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Respected Contributor
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Registered: ‎11-08-2020

@JustJazzmom @Sweetbay magnolia @mousiegirl @lulu2  and my other gardening friends, I have a question for you.  Photos help...

 

There is a Yew on either side of this photo.  The one on the left is thriving.  The one on the right not so much.  This is a shady well drained location.  The yew in front of the white panel is the one not doing as well.  Immediately behind the white panel is a pine tree.  I am wondering if the pine is having an adverse affect on the yew.

 

Thoughts?  TIA.  LM

 

PS, might this be a good spot fir a rhodo?  My inclination is to move the yew that is not thriving.

 

 

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Posts: 17,703
Registered: ‎03-09-2010

@Lilysmom1  Glad you didn't get too much of Elsa by you. 

Not sure what is going on with it -- too much water or not as well drained as you might think? Look at the roots-- see if they are sturdy & not mushy. Are they spread out in outer directions? Or some turned inward towards the center? 

If you are considering a rhododendron, look for smaller varieties. I have 'Yaku Prince' which right now gets about 4' wide & 3' high. It blooms by me in April. Initially when I bought it I wrapped it in burlap & used an anti-desiccant on the leaves prior wrapping. It has rose pink buds opening to a deeper color apple blossom bloom. 

This is a photo of mine when it bloomed this year.

 

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☼The best place to seek God is in a garden. You can dig for him there. GBShaw☼
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@Lilysmom1   Yews do like acidic soil, which pine needles would supply, so maybe the pine tree roots are crowding the Yew, think you are right to move it, as I doubt it will improve, only get worse.

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Posts: 38,343
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@JustJazzmom wrote:

@Lilysmom1  Glad you didn't get too much of Elsa by you. 

Not sure what is going on with it -- too much water or not as well drained as you might think? Look at the roots-- see if they are sturdy & not mushy. Are they spread out in outer directions? Or some turned inward towards the center? 

If you are considering a rhododendron, look for smaller varieties. I have 'Yaku Prince' which right now gets about 4' wide & 3' high. It blooms by me in April. Initially when I bought it I wrapped it in burlap & used an anti-desiccant on the leaves prior wrapping. It has rose pink buds opening to a deeper color apple blossom bloom.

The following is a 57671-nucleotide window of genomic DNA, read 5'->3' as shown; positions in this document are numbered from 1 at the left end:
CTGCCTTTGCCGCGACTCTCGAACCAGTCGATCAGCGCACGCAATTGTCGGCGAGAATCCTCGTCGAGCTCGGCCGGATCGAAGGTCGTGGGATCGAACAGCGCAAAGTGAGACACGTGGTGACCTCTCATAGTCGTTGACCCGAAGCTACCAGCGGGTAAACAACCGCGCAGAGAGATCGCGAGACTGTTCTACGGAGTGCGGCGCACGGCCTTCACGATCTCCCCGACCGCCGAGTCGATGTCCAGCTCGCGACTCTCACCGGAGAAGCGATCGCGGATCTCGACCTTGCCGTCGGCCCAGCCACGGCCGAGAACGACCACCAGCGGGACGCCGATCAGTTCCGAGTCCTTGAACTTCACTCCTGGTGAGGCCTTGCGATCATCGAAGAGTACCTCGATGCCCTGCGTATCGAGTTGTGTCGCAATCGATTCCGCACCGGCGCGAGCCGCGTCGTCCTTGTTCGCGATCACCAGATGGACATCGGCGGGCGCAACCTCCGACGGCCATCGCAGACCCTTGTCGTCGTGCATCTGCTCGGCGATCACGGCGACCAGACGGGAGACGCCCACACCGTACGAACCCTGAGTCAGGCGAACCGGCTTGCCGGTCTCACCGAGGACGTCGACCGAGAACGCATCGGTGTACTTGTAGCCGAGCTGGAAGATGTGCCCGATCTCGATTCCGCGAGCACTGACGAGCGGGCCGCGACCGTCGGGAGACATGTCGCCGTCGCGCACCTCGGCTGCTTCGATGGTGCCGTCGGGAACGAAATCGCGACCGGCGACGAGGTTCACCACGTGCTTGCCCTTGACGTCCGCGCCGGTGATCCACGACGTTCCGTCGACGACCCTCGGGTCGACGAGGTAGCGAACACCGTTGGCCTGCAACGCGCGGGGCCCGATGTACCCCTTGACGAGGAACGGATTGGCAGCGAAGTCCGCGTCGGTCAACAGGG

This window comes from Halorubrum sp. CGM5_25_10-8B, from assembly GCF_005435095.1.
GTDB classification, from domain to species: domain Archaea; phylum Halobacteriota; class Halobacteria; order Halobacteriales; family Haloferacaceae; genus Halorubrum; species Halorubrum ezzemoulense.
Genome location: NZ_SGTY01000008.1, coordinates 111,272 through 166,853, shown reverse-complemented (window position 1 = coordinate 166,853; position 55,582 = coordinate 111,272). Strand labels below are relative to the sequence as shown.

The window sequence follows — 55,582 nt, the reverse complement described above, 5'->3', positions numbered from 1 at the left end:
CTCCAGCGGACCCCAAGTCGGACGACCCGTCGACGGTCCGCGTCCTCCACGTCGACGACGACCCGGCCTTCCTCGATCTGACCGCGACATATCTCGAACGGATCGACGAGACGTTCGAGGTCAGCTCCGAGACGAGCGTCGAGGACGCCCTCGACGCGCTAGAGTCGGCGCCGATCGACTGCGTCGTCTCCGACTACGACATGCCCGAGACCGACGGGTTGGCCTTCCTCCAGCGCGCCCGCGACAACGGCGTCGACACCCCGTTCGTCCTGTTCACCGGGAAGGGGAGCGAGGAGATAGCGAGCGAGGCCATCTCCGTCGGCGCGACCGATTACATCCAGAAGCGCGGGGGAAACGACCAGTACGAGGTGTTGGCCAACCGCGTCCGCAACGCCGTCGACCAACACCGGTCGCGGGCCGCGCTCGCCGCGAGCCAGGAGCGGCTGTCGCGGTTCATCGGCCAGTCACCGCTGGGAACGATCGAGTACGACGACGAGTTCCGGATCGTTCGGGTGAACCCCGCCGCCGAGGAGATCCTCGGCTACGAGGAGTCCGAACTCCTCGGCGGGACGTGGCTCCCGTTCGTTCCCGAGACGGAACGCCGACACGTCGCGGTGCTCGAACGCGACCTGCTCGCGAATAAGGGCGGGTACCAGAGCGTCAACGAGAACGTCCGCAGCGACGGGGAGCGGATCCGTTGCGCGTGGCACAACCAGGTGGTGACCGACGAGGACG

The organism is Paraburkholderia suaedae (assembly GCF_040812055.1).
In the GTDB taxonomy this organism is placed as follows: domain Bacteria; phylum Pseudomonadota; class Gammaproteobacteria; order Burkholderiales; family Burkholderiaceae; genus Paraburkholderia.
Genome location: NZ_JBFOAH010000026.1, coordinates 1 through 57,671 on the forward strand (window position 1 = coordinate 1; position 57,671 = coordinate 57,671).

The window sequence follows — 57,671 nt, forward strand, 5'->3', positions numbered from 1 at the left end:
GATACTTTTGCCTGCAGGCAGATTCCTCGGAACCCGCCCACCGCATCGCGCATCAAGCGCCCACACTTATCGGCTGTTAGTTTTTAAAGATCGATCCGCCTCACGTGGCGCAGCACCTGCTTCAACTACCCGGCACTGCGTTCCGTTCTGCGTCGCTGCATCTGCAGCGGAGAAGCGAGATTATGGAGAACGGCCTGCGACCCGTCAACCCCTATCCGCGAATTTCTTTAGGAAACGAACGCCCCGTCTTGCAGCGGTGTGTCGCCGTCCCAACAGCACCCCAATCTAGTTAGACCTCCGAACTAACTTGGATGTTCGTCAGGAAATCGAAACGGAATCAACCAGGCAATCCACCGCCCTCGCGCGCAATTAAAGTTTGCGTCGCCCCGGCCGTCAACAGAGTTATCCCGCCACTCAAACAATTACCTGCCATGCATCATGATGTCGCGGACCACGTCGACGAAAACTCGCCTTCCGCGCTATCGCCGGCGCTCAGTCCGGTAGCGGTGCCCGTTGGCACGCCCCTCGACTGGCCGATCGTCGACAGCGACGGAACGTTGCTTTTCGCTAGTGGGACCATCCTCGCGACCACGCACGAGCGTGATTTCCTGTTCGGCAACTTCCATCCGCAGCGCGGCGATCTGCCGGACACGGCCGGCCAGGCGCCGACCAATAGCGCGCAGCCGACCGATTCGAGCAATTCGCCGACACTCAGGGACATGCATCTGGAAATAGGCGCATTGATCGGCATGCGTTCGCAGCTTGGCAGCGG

This is a photo of mine when it bloomed this year.

 

D0152341-1575-4DEA-9DD7-3621D58CA3A4.jpeg


 

@JustJazzmom   Beautiful!

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@Lilysmom1 , I'll let you pick what to replace that yew with - yes, I would probably move it to a new home, or the compost heap.  I have found, yews hit that point of no return and never get out of the "failure to thrive" zone.  Who knows.  I also think they need a tad more neutral soil than some evergreens, but also if they've been field grown, balled and burlapped, the problems start there.  They get mishandled, forget it.  100 years from now they may recover, but who has time for that?

 

Or - maybe replant it with some greensand, if you've got any around.  It has amazing restorative ability.  Fish/kelp emulsion topically and around the soil might provide a nice tonic.  Lucky yew (you) - you must not have a deer problem. They love yews!

Cogito ergo sum
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Registered: ‎11-08-2020

@Sweetbay magnolia @JustJazzmom @mousiegirl  Very informative feedback.  I do think I will move it.  I have hopes of recovery.  These yews are at least ten years old and have always thrived.

 

@JustJazzmom , I love that Rhodo.  I am going to jot down the name and see if I can find it.  That is the perfect size for this spot and the area gets the right kind of light for a rhodo.

 

This year I have been on an ornamental shrub/tree kick.  I planted four rhodos and four Japanese maples almost all of them on the perimeter of the property as understory additions.  

 

The mild winter made for plentiful blooms on everything in the garden.   While the mild winter is nice, some garden bugs are surviving the winters.  I have never seen so many slugs as I have this year.  Eew.  LM